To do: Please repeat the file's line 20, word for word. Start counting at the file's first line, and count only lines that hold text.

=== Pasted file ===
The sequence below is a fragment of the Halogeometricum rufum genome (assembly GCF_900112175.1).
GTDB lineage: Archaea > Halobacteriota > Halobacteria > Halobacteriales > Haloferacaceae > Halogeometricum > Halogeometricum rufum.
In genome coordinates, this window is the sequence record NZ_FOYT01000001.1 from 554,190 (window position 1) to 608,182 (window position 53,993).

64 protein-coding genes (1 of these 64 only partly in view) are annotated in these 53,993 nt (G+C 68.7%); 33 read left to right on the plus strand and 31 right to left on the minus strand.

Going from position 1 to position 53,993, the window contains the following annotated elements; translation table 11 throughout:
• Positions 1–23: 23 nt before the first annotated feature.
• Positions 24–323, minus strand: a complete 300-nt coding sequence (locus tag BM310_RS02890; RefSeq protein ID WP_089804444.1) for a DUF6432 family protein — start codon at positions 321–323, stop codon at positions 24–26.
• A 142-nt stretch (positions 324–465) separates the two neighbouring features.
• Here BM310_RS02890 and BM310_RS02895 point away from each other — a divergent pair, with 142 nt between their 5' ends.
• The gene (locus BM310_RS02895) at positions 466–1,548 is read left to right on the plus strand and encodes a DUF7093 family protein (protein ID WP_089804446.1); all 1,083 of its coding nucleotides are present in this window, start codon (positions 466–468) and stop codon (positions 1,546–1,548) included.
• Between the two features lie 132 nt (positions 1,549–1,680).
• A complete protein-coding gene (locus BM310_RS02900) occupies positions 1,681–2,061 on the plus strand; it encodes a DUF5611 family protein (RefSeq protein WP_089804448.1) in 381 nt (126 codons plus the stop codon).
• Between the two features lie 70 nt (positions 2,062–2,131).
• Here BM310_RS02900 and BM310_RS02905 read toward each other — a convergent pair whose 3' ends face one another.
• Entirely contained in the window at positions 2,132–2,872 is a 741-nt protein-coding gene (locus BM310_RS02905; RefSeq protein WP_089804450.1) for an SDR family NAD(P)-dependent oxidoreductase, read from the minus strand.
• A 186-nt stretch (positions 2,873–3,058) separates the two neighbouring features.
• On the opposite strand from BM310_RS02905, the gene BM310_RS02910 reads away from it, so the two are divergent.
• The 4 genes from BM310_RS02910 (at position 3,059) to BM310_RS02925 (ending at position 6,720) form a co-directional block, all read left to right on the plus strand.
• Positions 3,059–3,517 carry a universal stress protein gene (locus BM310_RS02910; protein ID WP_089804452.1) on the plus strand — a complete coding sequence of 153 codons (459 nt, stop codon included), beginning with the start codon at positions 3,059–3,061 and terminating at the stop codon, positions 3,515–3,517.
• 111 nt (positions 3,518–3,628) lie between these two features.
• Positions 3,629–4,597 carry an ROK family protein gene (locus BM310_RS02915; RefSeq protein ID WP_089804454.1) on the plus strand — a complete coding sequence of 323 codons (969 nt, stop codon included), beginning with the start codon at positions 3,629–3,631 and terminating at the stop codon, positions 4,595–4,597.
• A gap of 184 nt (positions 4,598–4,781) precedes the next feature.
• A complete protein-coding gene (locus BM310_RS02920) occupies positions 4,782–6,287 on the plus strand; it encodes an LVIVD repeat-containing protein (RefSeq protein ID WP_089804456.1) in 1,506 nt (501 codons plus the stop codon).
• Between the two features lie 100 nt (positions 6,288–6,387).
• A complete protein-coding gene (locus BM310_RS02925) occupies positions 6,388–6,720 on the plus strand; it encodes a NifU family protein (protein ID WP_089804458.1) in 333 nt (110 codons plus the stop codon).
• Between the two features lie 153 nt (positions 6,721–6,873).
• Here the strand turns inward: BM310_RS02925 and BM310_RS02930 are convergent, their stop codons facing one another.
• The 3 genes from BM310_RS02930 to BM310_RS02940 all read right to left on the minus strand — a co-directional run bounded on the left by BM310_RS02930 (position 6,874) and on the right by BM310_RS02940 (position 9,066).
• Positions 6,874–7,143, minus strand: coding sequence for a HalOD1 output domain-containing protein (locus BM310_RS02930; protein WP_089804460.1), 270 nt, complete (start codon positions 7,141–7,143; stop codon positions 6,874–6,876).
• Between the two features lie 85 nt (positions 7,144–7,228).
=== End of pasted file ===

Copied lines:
• 111 nt (positions 3,518–3,628) lie between these two features.